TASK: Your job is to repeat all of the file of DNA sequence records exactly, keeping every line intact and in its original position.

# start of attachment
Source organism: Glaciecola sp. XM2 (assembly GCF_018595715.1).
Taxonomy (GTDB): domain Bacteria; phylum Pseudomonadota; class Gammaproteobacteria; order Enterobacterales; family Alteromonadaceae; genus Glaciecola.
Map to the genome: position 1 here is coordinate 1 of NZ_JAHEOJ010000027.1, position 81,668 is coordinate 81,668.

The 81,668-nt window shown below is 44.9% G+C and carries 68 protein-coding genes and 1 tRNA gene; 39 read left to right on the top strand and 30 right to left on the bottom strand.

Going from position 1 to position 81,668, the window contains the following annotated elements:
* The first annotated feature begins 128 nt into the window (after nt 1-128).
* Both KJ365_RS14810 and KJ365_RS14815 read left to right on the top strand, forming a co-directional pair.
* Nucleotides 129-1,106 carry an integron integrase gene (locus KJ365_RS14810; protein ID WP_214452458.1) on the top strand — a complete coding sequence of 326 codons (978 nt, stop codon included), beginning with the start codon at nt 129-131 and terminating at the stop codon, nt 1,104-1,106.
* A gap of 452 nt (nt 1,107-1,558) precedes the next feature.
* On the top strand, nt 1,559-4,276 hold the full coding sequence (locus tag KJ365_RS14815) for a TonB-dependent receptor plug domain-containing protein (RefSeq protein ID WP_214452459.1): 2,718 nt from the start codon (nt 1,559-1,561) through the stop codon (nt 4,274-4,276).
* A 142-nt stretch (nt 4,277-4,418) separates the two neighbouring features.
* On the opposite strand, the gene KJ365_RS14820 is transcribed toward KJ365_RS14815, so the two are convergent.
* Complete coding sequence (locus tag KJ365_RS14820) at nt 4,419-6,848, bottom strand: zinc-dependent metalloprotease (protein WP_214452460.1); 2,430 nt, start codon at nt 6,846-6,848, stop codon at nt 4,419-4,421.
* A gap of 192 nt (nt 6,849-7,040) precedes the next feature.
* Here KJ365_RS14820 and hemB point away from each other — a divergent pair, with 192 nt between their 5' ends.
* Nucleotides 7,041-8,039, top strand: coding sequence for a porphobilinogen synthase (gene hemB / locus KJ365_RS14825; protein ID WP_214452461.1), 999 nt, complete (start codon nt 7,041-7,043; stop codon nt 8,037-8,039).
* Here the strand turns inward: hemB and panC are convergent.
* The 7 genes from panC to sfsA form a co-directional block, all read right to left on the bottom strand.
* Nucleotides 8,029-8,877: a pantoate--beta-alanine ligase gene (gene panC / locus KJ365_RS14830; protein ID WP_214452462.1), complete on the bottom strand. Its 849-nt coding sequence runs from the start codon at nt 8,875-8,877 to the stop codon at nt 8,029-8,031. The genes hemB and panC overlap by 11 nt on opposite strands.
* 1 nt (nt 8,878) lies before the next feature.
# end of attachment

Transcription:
Source organism: Glaciecola sp. XM2 (assembly GCF_018595715.1).
Taxonomy (GTDB): domain Bacteria; phylum Pseudomonadota; class Gammaproteobacteria; order Enterobacterales; family Alteromonadaceae; genus Glaciecola.
Map to the genome: position 1 here is coordinate 1 of NZ_JAHEOJ010000027.1, position 81,668 is coordinate 81,668.

The 81,668-nt window shown below is 44.9% G+C and carries 68 protein-coding genes and 1 tRNA gene; 39 read left to right on the top strand and 30 right to left on the bottom strand.

Going from position 1 to position 81,668, the window contains the following annotated elements:
* The first annotated feature begins 128 nt into the window (after nt 1-128).
* Both KJ365_RS14810 and KJ365_RS14815 read left to right on the top strand, forming a co-directional pair.
* Nucleotides 129-1,106 carry an integron integrase gene (locus KJ365_RS14810; protein ID WP_214452458.1) on the top strand — a complete coding sequence of 326 codons (978 nt, stop codon included), beginning with the start codon at nt 129-131 and terminating at the stop codon, nt 1,104-1,106.
* A gap of 452 nt (nt 1,107-1,558) precedes the next feature.
* On the top strand, nt 1,559-4,276 hold the full coding sequence (locus tag KJ365_RS14815) for a TonB-dependent receptor plug domain-containing protein (RefSeq protein ID WP_214452459.1): 2,718 nt from the start codon (nt 1,559-1,561) through the stop codon (nt 4,274-4,276).
* A 142-nt stretch (nt 4,277-4,418) separates the two neighbouring features.
* On the opposite strand, the gene KJ365_RS14820 is transcribed toward KJ365_RS14815, so the two are convergent.
* Complete coding sequence (locus tag KJ365_RS14820) at nt 4,419-6,848, bottom strand: zinc-dependent metalloprotease (protein WP_214452460.1); 2,430 nt, start codon at nt 6,846-6,848, stop codon at nt 4,419-4,421.
* A gap of 192 nt (nt 6,849-7,040) precedes the next feature.
* Here KJ365_RS14820 and hemB point away from each other — a divergent pair, with 192 nt between their 5' ends.
* Nucleotides 7,041-8,039, top strand: coding sequence for a porphobilinogen synthase (gene hemB / locus KJ365_RS14825; protein ID WP_214452461.1), 999 nt, complete (start codon nt 7,041-7,043; stop codon nt 8,037-8,039).
* Here the strand turns inward: hemB and panC are convergent.
* The 7 genes from panC to sfsA form a co-directional block, all read right to left on the bottom strand.
* Nucleotides 8,029-8,877: a pantoate--beta-alanine ligase gene (gene panC / locus KJ365_RS14830; protein ID WP_214452462.1), complete on the bottom strand. Its 849-nt coding sequence runs from the start codon at nt 8,875-8,877 to the stop codon at nt 8,029-8,031. The genes hemB and panC overlap by 11 nt on opposite strands.
* 1 nt (nt 8,878) lies before the next feature.